School board seats already decided
Candidate announcement deadline comes and goes with no takers
Oak Creek — Voters in the southern half of the county will have fewer races to track on election night this year.
Seats on the South Routt School Board of Education have already been decided.
When the late summer deadline to file a petition came and went without any new challengers, the need for a Nov. 6 school board election came and went, too.
Now new and old board members are ready to get down to business.
Kevin Gneiser of Phippsburg joined the School Board last Wednesday evening. Board vice chair Pete Koler decided not to run again for his District Three seat, so the board set an Oct. 10 filing deadline for anyone interested in the position.
Gneiser, a county employee with the Road and Bridge Department, was the only person to submit a letter of interest and was appointed to Koler’s seat.
He said he didn’t know what to think when he was first approached about filling the soon-to-be vacated position.
He, however, knew that it was the right thing to do, he said.
“I didn’t apply because of any issues,” Gneiser said. “I just feel that it’s a person’s duty to make a commitment to their community in a way like this.”
That commitment should be 100 percent, he said, or none at all. Gneiser said he was at first hesitant to take the board seat because the time commitment posed a problem.
“As much time as it takes, I didn’t know if I could make the commitment,” he said. “But then I realized that it was worth the time and energy.”
Oak Creek resident Bill Babcock said he understands concerns about devoting enough time to the school board. He’s been doing it for almost 13 years.
“I’ve talked to different people over the years who think it’s just a huge time commitment, but once they actually sit on the board, they realize it’s possible to make the commitment,” Babcock said.
Babcock won’t have to campaign for his seat this time, but he said it doesn’t make his responsibility to South Routt voters any less important. He said he is grateful for parents who know they can approach him about issues that concern them.
With three children in high school, he still has a vested interest in the school system.
And that interest will still be there long after they graduate, he added.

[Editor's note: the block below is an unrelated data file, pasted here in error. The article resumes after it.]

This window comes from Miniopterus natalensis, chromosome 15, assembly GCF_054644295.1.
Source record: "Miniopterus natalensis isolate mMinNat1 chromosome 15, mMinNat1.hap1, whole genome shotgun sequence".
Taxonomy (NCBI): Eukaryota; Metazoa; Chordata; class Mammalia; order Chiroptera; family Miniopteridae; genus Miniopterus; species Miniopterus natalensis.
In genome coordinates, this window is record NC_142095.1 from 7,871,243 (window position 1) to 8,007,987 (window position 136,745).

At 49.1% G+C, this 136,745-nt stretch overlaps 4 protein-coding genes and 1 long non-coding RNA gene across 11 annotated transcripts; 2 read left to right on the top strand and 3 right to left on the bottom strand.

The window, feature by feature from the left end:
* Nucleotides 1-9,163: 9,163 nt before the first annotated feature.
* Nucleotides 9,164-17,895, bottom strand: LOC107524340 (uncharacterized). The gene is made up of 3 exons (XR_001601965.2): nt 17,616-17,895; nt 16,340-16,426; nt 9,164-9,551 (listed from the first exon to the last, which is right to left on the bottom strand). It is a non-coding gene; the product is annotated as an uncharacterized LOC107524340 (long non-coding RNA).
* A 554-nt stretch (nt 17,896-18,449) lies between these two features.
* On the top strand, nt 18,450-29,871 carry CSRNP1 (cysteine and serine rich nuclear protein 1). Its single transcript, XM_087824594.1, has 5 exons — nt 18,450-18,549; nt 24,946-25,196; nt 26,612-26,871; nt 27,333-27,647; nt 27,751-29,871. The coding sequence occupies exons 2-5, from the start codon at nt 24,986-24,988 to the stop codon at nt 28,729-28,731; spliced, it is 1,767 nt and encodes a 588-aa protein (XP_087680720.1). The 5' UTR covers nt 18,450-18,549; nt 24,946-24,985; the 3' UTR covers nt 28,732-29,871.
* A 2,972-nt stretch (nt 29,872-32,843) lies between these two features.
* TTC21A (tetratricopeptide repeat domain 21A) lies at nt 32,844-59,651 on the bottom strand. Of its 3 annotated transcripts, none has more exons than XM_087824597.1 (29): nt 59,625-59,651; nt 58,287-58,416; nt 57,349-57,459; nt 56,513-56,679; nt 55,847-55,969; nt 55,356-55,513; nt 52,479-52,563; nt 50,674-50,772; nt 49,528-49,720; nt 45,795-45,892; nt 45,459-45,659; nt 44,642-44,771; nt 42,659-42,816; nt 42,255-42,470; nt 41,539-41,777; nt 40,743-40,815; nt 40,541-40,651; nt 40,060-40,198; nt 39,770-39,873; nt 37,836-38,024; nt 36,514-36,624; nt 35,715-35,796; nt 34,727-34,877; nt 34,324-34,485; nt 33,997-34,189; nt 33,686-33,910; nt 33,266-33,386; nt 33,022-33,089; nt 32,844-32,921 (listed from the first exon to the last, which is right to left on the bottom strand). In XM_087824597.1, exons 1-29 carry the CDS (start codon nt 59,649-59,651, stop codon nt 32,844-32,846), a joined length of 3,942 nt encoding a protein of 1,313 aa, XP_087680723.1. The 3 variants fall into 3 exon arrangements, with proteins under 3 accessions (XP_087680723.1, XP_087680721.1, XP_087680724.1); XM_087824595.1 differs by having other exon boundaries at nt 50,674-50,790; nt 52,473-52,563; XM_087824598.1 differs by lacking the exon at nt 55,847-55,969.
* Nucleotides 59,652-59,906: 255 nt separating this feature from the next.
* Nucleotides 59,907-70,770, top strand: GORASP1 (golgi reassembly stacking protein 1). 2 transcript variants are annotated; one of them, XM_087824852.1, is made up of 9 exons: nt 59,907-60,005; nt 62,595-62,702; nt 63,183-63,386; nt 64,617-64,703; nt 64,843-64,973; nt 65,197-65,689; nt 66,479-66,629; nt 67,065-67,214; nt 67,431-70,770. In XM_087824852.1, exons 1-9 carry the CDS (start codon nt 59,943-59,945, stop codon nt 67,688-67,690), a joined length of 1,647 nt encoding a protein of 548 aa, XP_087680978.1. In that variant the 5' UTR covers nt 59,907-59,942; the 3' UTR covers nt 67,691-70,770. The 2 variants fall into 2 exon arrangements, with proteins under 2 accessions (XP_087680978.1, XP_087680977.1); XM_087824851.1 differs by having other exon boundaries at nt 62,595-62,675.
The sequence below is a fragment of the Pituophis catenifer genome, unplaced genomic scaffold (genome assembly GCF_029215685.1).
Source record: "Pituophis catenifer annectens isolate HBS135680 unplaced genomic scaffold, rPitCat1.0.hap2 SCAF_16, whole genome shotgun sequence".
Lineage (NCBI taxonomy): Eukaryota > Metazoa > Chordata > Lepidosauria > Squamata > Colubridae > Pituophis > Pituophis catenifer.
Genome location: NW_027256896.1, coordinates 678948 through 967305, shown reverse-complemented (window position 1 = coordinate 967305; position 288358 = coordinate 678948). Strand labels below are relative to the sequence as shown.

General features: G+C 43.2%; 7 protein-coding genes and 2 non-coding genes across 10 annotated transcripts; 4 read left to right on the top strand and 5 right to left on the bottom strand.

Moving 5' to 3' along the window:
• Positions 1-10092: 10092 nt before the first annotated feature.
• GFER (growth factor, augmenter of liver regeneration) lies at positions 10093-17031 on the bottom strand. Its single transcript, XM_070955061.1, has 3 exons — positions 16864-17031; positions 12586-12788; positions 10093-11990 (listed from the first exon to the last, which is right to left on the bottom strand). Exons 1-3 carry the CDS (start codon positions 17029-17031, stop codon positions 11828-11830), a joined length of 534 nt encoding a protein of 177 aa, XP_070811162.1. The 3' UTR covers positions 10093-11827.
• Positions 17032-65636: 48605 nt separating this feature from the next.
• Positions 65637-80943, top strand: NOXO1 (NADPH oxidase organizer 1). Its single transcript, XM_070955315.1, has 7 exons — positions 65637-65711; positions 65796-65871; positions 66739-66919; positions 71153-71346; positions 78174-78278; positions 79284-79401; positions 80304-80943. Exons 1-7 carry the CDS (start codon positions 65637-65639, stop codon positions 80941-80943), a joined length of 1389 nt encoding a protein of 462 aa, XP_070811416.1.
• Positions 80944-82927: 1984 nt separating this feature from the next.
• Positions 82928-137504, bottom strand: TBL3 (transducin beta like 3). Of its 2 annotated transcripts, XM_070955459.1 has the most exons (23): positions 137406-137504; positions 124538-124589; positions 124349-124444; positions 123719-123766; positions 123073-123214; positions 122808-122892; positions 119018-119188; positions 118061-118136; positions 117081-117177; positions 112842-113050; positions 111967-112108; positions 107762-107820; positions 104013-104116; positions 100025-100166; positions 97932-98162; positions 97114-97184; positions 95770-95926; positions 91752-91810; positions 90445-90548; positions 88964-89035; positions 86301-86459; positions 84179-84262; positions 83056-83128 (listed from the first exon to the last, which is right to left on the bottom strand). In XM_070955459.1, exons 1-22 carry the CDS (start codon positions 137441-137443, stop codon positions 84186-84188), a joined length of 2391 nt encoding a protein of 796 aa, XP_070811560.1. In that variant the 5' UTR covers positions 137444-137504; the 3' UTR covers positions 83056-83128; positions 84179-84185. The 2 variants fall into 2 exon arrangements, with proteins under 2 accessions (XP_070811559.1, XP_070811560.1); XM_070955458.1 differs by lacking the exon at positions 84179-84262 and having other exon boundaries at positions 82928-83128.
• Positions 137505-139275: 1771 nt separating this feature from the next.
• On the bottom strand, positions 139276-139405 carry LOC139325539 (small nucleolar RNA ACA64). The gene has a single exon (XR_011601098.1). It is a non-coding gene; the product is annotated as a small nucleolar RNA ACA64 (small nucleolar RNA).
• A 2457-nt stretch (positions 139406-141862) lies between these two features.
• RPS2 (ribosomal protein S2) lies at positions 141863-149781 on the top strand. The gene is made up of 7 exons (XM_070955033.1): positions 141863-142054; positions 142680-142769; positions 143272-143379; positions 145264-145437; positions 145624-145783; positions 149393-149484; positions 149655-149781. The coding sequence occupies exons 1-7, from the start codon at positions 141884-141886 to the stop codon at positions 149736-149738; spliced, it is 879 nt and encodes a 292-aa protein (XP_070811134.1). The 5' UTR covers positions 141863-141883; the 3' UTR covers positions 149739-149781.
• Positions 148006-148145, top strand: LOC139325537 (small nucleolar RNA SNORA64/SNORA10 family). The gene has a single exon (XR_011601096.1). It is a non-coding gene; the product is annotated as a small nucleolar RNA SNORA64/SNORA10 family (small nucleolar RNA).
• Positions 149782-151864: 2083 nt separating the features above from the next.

“We set the direction we want the school district to,” Babcock said. “That affects everyone, not just parents of kids in the schools.”
Completion of construction at the elementary, middle and high schools will come as a reward for school board members past and present that had a vision and went for it, he said.
“It will be a nice feeling to see it finished and know that it was a community effort that made it possible,” Babcock said.
Board member Hank deGanahl is not up for re-election until 2003, but he said the lack of contested board races this year did not surprise him. He represents a sparsely populated section of the district and finding people who can give the necessary time to the school system is tough, he said.
Despite the lack of petitions this year, he said, people in the school district do not shy away from serving the public.
Gneiser was not the only person appointed to the board this fall.
Dawn Ford of Stagecoach was appointed to former Board President Michael Hendrickson’s seat when Hendrickson resigned this summer.
She almost holds a three-fold interest in the South Routt School District. By next fall, she will have children in the elementary, middle and high schools.
Ford, who is also a part-time pharmacist, said she is willing to tackle the new responsibilities that her board commitment will bring. A position on the School Board gives her the opportunity to be a public servant an opportunity that everyone in the community should take once in their lives, she said.
Ford, who has lived in the area for ten years, said she thought it was her time to contribute to the board decisions.
She said she was not surprised that seats on the board were not challenged. It is not so much people being too busy to serve on the board, as people being considerate of other people who are seeking a seat on the board, Ford said.
“If one person is willing to run, then the others who might have done so are saying, ‘Next time,'” she said.
Ford said she expects nothing less than great things of her colleagues on the School Board.
“We’re enthused and ready to go,” she said.
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